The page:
Phys 325 Spring 2011 Lecture 12

# Phys 325 Spring 2011 Lecture 12 - Physics 325 Lecture 12...

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Unformatted text preview: Physics 325 Lecture 12 Two-dimensional oscillators The two-dimensional harmonic oscillator is quite straightforward. The equations of motion are ˆ ˆ ˆ ˆ x y m x i my j k x i k y j This is really two decoupled equations: x y x x y y where , x x y y k m k m The solutions are cos sin x x x y y y x t A t y t A t The x and y motion have different amplitudes, frequencies and phases. The motion of such an oscillator can be displayed on a Lissajous figure which plots x vs. y as a function of time. An example is shown below for the case A x A y , x y and x 0 for several different values of y -1.5-1-0.5 0.5 1 1.5-1.5-1-0.5 0.5 1 1.5 10 y 170 y 90 y 45 y -1.5-1-0.5 0.5 1 1.5-1.5-1-0.5 0.5 1 1.5 10 y 170 y 90 y 45 y More interesting plots arise when the frequencies are different. Here are a couple of examples with 2 y x and various phase differences ( x ). When the frequency ratios are not rational fractions, the figures do not close on themselves (i.e. the path is not retraced). Damped Oscillations As we all know, a real mass on a spring does not satisfy the equation of motion we wrote in Equation (11.1). Instead, a real system will encounter friction or other dissipative forces that take energy away from the system. We call this damping . Typically, these forces are velocity dependent, and the simplest form is linear dependence on velocity: d F cx (12.1) where the minus sign specifies that the force opposes the motion (resistive force). The equation of motion for a mass on a spring is now mx kx cx (12.2) Rearranging this a little by defining 2 and 2 k c m m (12.3) Equation (12.2) becomes 2 2 x x x (12.4) -1.5-1-0.5 0.5 1 1.5-1.5-1-0.5 0.5 1 1.5 170 y -1.5-1-0.5 0.5 1 1.5-1.5-1-0.5 0.5 1 1.5 170 y -1.5-1-0.5 0.5 1 1.5-1.5-1-0.5 0.5 1 1.5 10 y -1.5-1-0.5 0.5 1 1.5-1.5-1-0.5 0.5 1 1.5 10 y -1.5-1-0.5 0.5 1 1.5-1.5-1-0.5 0.5 1 1.5 90 y -1.5-1-0.5 0.5 1 1.5-1.5-1-0.5 0.5 1 1.5 90 y Equation (12.4) is another homogeneous, linear differential equation. We can solve it in...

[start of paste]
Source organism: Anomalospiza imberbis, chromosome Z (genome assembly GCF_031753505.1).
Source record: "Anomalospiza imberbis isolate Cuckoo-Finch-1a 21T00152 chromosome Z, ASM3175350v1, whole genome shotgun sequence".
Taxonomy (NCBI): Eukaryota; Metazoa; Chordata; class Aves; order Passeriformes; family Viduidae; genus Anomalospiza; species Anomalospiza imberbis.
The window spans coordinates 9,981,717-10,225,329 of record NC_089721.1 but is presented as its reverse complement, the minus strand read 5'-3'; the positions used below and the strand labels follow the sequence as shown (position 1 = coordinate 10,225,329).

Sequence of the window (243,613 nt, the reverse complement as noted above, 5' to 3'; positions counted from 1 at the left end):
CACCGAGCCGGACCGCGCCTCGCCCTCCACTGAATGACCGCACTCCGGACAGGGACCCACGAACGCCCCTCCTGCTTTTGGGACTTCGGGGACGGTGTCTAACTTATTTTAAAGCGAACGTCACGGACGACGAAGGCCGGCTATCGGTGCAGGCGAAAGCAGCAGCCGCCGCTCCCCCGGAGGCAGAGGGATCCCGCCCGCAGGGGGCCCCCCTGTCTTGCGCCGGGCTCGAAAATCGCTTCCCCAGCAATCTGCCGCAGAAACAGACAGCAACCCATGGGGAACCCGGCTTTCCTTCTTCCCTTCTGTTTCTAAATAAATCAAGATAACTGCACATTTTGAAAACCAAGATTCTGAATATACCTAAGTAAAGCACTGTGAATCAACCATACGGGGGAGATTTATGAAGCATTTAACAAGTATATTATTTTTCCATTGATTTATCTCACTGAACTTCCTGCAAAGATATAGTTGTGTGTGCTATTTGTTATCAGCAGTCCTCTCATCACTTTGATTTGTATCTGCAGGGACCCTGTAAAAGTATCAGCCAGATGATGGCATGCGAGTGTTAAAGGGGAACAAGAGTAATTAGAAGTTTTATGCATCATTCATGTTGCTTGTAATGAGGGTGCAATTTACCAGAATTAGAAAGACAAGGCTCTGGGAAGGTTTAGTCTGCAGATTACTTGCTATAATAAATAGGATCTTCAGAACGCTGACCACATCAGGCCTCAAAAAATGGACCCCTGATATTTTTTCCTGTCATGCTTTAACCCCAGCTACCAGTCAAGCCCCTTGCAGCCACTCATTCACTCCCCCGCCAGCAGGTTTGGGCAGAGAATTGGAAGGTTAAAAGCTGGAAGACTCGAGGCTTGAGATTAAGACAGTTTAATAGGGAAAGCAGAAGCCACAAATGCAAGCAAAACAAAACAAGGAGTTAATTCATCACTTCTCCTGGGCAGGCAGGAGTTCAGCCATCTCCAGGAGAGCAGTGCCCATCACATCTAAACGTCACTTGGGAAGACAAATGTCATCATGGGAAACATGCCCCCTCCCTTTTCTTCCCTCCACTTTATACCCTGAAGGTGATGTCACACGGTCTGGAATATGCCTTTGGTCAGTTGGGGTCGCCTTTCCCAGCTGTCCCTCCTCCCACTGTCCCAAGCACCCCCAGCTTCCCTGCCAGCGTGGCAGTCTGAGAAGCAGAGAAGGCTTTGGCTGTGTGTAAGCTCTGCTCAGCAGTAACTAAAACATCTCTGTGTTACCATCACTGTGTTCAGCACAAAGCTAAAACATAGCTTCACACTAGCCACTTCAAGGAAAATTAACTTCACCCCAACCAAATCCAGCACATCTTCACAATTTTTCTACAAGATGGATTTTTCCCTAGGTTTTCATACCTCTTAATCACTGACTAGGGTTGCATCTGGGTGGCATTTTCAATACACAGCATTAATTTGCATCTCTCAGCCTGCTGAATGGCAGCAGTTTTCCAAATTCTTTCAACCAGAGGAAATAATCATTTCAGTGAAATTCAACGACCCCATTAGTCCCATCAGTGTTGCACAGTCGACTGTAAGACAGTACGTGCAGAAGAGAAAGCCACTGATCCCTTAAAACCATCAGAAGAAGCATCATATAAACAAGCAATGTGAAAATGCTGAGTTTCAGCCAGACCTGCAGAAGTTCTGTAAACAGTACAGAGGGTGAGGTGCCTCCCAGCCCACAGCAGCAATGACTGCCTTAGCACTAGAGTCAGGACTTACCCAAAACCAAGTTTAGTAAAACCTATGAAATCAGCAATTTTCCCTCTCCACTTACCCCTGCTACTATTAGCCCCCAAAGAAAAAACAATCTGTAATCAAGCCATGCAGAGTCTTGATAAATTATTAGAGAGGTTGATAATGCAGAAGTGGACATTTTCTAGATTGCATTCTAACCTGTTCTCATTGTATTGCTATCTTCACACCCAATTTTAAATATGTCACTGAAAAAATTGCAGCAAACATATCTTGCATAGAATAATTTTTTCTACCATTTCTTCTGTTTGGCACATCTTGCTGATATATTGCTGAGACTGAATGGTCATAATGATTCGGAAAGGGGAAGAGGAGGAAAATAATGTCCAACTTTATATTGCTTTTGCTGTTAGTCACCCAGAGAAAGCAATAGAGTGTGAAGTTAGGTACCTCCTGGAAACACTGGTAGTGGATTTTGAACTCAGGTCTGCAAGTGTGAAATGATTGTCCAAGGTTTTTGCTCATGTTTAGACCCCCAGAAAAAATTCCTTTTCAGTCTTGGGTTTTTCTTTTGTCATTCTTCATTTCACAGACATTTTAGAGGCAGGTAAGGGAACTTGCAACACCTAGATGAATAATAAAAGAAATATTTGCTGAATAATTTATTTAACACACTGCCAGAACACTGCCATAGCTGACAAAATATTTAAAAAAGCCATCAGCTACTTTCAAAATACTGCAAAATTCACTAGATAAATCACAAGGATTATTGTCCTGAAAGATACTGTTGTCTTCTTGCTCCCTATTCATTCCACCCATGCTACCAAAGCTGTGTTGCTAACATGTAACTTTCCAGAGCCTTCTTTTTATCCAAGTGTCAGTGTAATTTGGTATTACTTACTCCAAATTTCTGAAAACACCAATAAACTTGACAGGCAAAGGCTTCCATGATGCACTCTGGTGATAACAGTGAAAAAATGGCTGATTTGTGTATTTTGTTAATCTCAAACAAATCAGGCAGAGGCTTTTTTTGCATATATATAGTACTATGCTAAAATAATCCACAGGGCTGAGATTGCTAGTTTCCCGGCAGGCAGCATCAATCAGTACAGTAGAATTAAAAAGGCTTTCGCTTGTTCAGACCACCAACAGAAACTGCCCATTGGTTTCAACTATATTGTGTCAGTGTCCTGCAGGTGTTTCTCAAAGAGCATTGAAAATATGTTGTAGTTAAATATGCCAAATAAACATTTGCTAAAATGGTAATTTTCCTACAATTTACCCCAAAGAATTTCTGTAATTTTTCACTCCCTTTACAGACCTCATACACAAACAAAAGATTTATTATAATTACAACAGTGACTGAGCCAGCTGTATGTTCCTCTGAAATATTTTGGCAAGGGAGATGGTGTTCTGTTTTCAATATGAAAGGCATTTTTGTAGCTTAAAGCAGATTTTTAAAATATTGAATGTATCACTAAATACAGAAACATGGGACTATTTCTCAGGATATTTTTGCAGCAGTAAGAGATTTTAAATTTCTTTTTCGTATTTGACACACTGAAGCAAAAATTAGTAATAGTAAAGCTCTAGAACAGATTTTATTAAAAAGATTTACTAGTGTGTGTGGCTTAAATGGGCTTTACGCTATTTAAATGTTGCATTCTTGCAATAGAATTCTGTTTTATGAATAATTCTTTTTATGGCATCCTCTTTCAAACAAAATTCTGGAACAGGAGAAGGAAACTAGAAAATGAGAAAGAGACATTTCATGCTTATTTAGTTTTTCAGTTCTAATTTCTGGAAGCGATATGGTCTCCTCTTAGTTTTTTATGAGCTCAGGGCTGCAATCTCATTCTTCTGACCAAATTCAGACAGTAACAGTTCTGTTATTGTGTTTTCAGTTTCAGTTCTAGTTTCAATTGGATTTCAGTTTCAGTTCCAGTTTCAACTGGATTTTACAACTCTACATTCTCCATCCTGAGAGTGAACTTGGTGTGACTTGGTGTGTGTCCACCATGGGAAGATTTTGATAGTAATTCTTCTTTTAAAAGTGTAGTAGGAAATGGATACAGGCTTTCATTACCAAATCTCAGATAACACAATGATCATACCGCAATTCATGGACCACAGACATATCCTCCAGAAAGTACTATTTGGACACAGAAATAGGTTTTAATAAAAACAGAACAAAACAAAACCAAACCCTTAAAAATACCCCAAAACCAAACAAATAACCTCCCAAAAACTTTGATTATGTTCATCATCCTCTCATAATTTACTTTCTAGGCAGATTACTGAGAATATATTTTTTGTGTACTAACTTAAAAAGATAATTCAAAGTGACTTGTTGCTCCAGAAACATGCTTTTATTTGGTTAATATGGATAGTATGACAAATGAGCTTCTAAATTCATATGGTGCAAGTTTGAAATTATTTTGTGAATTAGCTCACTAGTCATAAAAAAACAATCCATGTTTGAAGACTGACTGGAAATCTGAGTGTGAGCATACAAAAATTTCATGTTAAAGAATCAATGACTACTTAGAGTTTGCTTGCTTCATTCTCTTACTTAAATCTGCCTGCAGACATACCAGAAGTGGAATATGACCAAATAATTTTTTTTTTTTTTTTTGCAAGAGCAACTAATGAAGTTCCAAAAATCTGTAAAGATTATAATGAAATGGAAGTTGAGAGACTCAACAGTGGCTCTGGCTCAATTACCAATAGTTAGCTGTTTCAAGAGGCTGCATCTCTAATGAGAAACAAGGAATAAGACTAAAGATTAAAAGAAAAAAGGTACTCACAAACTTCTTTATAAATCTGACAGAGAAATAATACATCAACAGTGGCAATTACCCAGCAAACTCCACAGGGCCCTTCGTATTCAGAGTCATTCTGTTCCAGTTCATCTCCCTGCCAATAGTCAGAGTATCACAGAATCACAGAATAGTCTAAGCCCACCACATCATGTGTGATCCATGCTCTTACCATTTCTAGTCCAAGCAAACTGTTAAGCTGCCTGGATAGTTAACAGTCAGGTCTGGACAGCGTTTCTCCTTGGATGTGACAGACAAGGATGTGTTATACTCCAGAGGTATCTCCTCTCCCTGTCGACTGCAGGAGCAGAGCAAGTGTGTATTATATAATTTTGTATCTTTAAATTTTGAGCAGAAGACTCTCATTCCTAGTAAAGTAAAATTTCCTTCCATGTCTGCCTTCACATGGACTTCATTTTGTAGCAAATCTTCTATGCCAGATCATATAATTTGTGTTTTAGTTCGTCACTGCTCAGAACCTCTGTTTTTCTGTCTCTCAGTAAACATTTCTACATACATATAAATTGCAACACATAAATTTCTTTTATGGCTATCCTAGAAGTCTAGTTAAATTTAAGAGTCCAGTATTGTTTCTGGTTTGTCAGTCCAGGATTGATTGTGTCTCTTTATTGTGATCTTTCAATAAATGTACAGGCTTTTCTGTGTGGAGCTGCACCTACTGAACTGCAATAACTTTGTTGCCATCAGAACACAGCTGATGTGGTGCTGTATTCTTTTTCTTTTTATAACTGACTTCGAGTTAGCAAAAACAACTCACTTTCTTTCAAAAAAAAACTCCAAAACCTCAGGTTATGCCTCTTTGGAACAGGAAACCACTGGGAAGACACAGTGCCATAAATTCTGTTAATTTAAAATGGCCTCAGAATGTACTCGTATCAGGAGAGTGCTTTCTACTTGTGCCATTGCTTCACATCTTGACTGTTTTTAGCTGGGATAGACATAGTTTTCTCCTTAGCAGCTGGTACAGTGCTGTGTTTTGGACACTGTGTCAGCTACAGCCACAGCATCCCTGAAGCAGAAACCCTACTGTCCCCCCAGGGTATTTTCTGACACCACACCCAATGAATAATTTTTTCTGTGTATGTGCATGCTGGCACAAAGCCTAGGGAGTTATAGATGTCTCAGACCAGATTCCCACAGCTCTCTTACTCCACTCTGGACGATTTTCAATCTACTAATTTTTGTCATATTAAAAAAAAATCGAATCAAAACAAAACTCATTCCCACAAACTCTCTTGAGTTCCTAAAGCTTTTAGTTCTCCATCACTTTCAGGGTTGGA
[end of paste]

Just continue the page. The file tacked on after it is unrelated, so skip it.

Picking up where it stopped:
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## This note was uploaded on 10/06/2011 for the course PHYS 325 taught by Professor Staff during the Spring '08 term at University of Illinois, Urbana Champaign.

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Phys 325 Spring 2011 Lecture 12 - Physics 325 Lecture 12...

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